[HOT TRACK]New Dion: yearning for the old

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[HOT TRACK]New Dion: yearning for the old

A new day has come for Celine Dion, whose first album in five years will be released worldwide next Monday. Dion, 33, put her career on hold in 1999 and got married to her longtime working partner Rene Angelil, 60, who has managed her career since she recorded her first demo at 12.

The native of Quebec said of her new album, "I hope my songs can be like a shoulder to lean on." The sentiment is apt, for Dion now has not only her husband but a baby to take care of.

Just as you would expect, Dion's vocals are nearly flawless in "A New Day Has Come." But this gives the listener the odd effect of knowing and not being surprised that she'll hit all the right notes, high and low. In fact, Dion and her producers seemed to be aware that she had to stray from her diva formula this time to attract attention. So her eighth studio album in English attempts to present a slick new Dion in the later tracks. The album carries 17 songs, opening with the clear melody lines of "I'm Alive" and "Right in Front of You." The third track, "Have You Ever Been in Love?" displays Dion's vocals to the fullest and has a playful element, starting off tantalizing and ending with a gust of power.

One vocal gem is the title track, where the diva displays her superhuman singing range. Another vocal notable is "I Surrender," an easy-listening love song. The seventh and eighth tracks, "Goodbye" and "Prayer," remain true to the formulaic good old Dion, but the repetitive melodies begin to get tedious.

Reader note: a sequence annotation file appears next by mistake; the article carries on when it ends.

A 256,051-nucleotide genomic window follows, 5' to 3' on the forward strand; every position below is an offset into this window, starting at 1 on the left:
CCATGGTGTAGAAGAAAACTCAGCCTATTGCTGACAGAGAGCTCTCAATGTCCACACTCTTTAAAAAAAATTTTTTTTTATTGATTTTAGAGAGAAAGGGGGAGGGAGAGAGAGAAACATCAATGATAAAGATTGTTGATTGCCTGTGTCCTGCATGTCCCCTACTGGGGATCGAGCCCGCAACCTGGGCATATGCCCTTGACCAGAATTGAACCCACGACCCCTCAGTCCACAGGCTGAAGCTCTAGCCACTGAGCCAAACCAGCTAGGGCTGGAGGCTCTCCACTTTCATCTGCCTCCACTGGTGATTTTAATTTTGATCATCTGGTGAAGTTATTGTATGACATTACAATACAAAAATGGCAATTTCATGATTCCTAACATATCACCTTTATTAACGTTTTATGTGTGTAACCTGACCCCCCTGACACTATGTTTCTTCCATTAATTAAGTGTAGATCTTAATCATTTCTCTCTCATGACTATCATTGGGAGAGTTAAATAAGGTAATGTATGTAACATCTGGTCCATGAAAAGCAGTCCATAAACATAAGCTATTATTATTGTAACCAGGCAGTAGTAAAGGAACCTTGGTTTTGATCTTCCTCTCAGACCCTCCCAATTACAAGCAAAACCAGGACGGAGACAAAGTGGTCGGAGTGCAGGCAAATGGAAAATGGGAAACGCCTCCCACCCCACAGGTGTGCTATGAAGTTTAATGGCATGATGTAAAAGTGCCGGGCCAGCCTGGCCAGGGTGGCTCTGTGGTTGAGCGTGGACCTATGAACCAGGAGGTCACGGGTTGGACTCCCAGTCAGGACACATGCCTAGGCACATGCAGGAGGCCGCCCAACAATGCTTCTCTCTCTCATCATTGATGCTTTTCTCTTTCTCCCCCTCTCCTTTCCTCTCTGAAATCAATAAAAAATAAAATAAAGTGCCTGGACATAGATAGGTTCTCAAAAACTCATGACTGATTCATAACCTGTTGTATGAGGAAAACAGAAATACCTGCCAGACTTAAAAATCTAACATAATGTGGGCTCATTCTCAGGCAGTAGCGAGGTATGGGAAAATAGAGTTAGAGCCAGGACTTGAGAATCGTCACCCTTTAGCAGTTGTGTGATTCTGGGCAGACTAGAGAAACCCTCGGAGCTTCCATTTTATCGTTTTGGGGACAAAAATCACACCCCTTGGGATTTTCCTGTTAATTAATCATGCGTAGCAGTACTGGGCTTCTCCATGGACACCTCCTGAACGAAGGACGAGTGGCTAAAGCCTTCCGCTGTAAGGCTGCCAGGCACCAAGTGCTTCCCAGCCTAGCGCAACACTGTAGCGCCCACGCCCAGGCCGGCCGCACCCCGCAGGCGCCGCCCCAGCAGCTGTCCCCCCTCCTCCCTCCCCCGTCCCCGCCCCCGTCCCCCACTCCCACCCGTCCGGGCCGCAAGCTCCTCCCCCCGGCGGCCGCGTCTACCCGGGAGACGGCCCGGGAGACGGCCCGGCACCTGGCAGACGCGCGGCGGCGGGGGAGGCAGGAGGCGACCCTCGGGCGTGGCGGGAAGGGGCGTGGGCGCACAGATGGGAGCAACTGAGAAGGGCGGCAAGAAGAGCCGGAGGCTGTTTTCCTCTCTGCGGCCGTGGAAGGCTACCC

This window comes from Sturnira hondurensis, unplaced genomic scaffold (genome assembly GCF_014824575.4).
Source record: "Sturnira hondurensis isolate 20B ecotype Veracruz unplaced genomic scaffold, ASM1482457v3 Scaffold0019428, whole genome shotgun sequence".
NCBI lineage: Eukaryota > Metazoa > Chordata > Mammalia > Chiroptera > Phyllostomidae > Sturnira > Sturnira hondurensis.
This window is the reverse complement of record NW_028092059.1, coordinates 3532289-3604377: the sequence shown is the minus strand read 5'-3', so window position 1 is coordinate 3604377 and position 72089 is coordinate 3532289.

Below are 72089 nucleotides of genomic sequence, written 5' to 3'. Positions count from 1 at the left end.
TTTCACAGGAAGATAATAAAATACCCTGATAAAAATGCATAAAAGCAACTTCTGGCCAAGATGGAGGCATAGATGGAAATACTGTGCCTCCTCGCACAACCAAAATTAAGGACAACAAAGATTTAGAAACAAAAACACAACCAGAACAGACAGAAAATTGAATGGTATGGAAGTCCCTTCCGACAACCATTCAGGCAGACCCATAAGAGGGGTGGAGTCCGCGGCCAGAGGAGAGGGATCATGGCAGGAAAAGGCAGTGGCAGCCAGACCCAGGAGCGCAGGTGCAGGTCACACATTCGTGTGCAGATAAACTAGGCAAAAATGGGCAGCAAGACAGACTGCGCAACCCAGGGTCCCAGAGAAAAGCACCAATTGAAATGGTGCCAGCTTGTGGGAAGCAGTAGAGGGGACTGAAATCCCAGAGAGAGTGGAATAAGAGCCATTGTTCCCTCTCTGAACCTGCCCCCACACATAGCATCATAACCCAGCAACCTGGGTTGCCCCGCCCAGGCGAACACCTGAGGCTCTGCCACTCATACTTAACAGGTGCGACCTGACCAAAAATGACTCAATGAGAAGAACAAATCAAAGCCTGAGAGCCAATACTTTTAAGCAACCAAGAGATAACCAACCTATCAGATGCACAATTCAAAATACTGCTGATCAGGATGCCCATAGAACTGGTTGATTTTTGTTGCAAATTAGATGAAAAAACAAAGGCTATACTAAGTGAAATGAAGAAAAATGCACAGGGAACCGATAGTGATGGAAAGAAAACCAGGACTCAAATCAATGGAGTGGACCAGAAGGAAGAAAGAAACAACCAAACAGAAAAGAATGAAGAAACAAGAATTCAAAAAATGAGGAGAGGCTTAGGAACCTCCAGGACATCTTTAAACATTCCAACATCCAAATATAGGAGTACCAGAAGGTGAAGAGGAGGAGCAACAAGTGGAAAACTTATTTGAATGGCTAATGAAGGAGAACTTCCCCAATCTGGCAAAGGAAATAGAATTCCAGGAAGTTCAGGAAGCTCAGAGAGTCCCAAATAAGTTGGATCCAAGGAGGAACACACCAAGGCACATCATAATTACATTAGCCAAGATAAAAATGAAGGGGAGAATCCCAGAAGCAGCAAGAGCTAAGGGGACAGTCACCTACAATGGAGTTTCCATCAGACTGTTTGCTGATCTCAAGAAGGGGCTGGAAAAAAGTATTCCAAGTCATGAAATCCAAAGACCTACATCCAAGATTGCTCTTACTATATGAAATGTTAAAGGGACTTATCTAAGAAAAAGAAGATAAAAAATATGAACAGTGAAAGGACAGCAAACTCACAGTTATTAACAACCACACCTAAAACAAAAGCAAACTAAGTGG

Beyond that, the new shades of Dion materialize. In "Ten Days" and "Rain, Tax (It's Inevitable)" she sounds like Jennifer Lopez - if the wedding planner could sing.

In these and the other later tracks Dion stops trying to test the boundaries of her vocal range and experiments with different styles. "At Last" has a catchy, danceable beat, and Dion this time sings Britney-style. To be fair, she does a passable job, but something seems a little off. The last track is a Dionized and jazzy version of Nat King Cole's "Nature Boy," confirming that Dion is a versatile songstress but that some things are better left unchanged, or at least unchallenged.

If you aspire to be a great singer and need a good model, this new Dion output would do you well. Even if you don't sing, this disk belongs in any collection that focus on the works of divas.

Though Dion claims that a new day has come, her best work continues to be the way she used to be.

by Chun Su-jin

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